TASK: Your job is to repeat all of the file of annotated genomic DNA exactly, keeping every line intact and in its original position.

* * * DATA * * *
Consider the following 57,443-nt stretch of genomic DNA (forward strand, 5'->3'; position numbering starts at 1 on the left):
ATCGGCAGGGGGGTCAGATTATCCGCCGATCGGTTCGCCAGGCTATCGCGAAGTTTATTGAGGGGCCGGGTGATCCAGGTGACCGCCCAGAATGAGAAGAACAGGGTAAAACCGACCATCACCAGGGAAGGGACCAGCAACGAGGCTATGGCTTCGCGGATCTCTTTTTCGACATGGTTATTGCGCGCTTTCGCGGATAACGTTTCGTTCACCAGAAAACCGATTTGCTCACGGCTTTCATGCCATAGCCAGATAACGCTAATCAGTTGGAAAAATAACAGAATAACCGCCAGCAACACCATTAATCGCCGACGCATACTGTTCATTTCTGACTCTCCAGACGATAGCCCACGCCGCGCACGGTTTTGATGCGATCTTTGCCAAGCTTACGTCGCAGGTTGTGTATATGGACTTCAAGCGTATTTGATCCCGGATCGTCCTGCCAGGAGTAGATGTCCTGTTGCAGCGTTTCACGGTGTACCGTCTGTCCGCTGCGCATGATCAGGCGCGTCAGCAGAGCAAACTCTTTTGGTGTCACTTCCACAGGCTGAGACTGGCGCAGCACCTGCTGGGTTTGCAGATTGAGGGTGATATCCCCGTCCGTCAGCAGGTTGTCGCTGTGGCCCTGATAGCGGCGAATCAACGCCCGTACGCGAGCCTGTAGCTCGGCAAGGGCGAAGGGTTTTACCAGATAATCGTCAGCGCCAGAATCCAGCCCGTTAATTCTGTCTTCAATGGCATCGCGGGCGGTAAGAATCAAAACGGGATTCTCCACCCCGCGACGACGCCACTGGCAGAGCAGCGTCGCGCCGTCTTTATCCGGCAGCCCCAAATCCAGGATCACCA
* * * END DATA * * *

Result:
Consider the following 57,443-nt stretch of genomic DNA (forward strand, 5'->3'; position numbering starts at 1 on the left):
ATCGGCAGGGGGGTCAGATTATCCGCCGATCGGTTCGCCAGGCTATCGCGAAGTTTATTGAGGGGCCGGGTGATCCAGGTGACCGCCCAGAATGAGAAGAACAGGGTAAAACCGACCATCACCAGGGAAGGGACCAGCAACGAGGCTATGGCTTCGCGGATCTCTTTTTCGACATGGTTATTGCGCGCTTTCGCGGATAACGTTTCGTTCACCAGAAAACCGATTTGCTCACGGCTTTCATGCCATAGCCAGATAACGCTAATCAGTTGGAAAAATAACAGAATAACCGCCAGCAACACCATTAATCGCCGACGCATACTGTTCATTTCTGACTCTCCAGACGATAGCCCACGCCGCGCACGGTTTTGATGCGATCTTTGCCAAGCTTACGTCGCAGGTTGTGTATATGGACTTCAAGCGTATTTGATCCCGGATCGTCCTGCCAGGAGTAGATGTCCTGTTGCAGCGTTTCACGGTGTACCGTCTGTCCGCTGCGCATGATCAGGCGCGTCAGCAGAGCAAACTCTTTTGGTGTCACTTCCACAGGCTGAGACTGGCGCAGCACCTGCTGGGTTTGCAGATTGAGGGTGATATCCCCGTCCGTCAGCAGGTTGTCGCTGTGGCCCTGATAGCGGCGAATCAACGCCCGTACGCGAGCCTGTAGCTCGGCAAGGGCGAAGGGTTTTACCAGATAATCGTCAGCGCCAGAATCCAGCCCGTTAATTCTGTCTTCAATGGCATCGCGGGCGGTAAGAATCAAAACGGGATTCTCCACCCCGCGACGACGCCACTGGCAGAGCAGCGTCGCGCCGTCTTTATCCGGCAGCCCCAAATCCAGGATCACCA